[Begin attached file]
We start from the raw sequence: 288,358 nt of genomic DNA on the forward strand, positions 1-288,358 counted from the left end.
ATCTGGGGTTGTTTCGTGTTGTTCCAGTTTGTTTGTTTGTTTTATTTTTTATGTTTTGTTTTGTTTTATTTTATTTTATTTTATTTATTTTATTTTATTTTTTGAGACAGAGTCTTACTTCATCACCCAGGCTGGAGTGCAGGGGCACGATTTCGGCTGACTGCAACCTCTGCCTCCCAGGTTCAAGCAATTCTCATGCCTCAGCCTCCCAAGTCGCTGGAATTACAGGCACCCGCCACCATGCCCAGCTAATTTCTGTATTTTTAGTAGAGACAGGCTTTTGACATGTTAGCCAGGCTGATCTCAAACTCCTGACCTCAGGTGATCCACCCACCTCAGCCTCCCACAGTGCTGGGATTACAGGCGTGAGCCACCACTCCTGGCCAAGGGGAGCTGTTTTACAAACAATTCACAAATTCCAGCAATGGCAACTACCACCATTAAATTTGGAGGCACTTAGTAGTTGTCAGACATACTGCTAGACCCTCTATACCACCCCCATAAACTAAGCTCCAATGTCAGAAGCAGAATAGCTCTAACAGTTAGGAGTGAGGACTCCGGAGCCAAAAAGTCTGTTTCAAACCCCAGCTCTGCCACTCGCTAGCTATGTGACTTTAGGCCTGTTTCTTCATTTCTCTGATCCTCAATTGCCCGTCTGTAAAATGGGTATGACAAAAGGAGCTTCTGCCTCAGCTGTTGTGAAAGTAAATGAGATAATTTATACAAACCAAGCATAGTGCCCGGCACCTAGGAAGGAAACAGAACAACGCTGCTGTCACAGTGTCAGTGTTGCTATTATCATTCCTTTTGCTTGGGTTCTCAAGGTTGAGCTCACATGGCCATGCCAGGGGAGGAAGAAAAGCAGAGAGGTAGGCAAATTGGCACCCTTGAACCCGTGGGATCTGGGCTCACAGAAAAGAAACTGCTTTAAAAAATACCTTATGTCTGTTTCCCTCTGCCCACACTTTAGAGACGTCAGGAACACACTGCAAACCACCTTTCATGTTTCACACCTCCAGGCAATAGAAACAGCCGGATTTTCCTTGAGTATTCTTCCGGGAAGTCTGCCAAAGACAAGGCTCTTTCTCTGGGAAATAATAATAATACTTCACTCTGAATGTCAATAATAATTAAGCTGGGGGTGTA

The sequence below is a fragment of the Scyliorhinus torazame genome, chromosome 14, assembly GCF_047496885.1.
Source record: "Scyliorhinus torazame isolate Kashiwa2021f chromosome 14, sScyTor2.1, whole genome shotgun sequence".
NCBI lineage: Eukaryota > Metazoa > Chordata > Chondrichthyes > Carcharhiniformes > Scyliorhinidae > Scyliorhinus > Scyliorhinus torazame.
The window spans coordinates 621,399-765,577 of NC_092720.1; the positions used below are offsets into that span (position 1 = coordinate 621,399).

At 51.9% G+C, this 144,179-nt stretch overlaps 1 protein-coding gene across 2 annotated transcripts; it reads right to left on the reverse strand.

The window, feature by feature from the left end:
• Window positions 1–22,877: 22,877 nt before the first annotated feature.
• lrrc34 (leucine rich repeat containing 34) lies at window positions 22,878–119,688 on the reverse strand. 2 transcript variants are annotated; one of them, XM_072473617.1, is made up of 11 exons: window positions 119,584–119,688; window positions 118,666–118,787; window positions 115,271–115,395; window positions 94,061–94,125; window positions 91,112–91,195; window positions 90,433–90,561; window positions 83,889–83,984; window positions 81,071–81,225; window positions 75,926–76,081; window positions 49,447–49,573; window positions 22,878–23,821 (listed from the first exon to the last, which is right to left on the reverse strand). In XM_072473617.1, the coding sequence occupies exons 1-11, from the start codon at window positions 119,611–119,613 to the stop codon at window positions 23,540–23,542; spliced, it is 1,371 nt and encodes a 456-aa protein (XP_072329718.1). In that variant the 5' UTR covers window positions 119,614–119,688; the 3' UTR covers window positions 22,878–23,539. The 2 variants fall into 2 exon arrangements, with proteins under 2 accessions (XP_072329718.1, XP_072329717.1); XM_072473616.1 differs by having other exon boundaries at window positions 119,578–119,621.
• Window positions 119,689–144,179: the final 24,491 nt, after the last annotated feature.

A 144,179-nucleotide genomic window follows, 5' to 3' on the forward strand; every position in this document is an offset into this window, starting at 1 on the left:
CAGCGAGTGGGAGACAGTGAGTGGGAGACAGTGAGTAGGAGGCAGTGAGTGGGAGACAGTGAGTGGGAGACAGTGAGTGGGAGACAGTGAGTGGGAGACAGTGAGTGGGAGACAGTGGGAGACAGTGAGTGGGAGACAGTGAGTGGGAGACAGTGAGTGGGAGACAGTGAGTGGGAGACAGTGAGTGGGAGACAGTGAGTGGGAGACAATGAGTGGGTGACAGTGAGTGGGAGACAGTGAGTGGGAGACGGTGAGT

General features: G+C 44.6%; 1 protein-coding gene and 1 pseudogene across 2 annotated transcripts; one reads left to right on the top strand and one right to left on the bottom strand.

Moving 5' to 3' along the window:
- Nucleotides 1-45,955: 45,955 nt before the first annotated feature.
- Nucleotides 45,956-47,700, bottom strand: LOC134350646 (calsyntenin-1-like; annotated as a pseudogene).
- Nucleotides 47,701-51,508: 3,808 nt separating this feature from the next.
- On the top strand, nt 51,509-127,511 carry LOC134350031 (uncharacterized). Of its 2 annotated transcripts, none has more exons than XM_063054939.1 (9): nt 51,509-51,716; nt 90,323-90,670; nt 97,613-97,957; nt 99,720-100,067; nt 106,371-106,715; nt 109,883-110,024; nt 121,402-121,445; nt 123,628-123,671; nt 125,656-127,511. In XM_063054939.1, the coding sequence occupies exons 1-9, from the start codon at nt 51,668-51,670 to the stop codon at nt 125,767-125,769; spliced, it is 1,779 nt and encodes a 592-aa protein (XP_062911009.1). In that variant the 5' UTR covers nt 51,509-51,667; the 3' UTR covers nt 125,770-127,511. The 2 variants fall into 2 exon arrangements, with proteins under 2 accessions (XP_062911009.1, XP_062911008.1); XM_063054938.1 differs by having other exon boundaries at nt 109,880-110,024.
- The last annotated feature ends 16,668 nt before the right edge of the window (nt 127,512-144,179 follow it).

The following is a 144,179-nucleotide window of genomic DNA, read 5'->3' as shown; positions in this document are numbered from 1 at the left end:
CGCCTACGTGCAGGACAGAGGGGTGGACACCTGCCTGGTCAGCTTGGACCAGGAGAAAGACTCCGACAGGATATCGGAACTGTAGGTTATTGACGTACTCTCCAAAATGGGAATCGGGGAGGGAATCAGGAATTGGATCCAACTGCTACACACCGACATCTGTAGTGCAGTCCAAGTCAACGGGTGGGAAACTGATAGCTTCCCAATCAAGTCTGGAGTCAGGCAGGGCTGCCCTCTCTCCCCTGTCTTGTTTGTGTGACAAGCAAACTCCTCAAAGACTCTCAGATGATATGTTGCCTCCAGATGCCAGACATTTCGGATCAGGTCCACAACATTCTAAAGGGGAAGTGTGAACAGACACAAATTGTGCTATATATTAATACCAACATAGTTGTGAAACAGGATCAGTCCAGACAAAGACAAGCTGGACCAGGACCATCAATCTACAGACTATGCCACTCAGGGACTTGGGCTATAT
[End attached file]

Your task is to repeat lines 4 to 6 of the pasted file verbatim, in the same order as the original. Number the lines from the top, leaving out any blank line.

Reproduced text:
Source record: "Scyliorhinus torazame isolate Kashiwa2021f chromosome 14, sScyTor2.1, whole genome shotgun sequence".
NCBI lineage: Eukaryota > Metazoa > Chordata > Chondrichthyes > Carcharhiniformes > Scyliorhinidae > Scyliorhinus > Scyliorhinus torazame.
The window spans coordinates 621,399-765,577 of NC_092720.1; the positions used below are offsets into that span (position 1 = coordinate 621,399).